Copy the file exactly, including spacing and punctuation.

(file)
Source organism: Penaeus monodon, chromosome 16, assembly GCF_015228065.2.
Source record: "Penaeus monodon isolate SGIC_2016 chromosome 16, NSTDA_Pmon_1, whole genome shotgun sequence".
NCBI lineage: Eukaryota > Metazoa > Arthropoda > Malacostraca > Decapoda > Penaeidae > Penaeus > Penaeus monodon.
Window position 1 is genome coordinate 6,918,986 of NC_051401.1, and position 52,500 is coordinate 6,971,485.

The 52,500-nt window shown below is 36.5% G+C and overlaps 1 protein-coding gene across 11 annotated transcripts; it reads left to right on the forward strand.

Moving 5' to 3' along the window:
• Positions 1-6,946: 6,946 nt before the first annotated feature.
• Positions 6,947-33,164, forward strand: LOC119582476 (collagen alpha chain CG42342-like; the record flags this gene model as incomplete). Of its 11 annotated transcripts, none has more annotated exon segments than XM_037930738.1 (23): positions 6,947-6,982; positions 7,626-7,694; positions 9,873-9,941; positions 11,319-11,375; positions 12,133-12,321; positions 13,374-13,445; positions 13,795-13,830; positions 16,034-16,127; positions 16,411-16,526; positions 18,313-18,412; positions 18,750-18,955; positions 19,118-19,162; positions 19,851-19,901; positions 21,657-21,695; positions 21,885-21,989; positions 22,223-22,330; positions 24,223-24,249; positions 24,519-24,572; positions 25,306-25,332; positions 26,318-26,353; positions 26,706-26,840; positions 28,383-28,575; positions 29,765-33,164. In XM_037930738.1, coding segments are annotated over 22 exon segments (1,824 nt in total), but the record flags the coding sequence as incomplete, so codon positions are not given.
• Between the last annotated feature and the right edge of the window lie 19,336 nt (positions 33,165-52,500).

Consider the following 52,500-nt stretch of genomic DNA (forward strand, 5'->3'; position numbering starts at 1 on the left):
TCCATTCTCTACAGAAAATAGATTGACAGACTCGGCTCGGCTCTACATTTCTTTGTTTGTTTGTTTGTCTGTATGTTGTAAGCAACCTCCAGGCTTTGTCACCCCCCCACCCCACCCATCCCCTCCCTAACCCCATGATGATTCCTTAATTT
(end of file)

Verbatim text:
Source organism: Penaeus monodon, chromosome 16, assembly GCF_015228065.2.
Source record: "Penaeus monodon isolate SGIC_2016 chromosome 16, NSTDA_Pmon_1, whole genome shotgun sequence".
NCBI lineage: Eukaryota > Metazoa > Arthropoda > Malacostraca > Decapoda > Penaeidae > Penaeus > Penaeus monodon.
Window position 1 is genome coordinate 6,918,986 of NC_051401.1, and position 52,500 is coordinate 6,971,485.

The 52,500-nt window shown below is 36.5% G+C and overlaps 1 protein-coding gene across 11 annotated transcripts; it reads left to right on the forward strand.

Moving 5' to 3' along the window:
• Positions 1-6,946: 6,946 nt before the first annotated feature.
• Positions 6,947-33,164, forward strand: LOC119582476 (collagen alpha chain CG42342-like; the record flags this gene model as incomplete). Of its 11 annotated transcripts, none has more annotated exon segments than XM_037930738.1 (23): positions 6,947-6,982; positions 7,626-7,694; positions 9,873-9,941; positions 11,319-11,375; positions 12,133-12,321; positions 13,374-13,445; positions 13,795-13,830; positions 16,034-16,127; positions 16,411-16,526; positions 18,313-18,412; positions 18,750-18,955; positions 19,118-19,162; positions 19,851-19,901; positions 21,657-21,695; positions 21,885-21,989; positions 22,223-22,330; positions 24,223-24,249; positions 24,519-24,572; positions 25,306-25,332; positions 26,318-26,353; positions 26,706-26,840; positions 28,383-28,575; positions 29,765-33,164. In XM_037930738.1, coding segments are annotated over 22 exon segments (1,824 nt in total), but the record flags the coding sequence as incomplete, so codon positions are not given.
• Between the last annotated feature and the right edge of the window lie 19,336 nt (positions 33,165-52,500).

Consider the following 52,500-nt stretch of genomic DNA (forward strand, 5'->3'; position numbering starts at 1 on the left):
TCCATTCTCTACAGAAAATAGATTGACAGACTCGGCTCGGCTCTACATTTCTTTGTTTGTTTGTTTGTCTGTATGTTGTAAGCAACCTCCAGGCTTTGTCACCCCCCCACCCCACCCATCCCCTCCCTAACCCCATGATGATTCCTTAATTT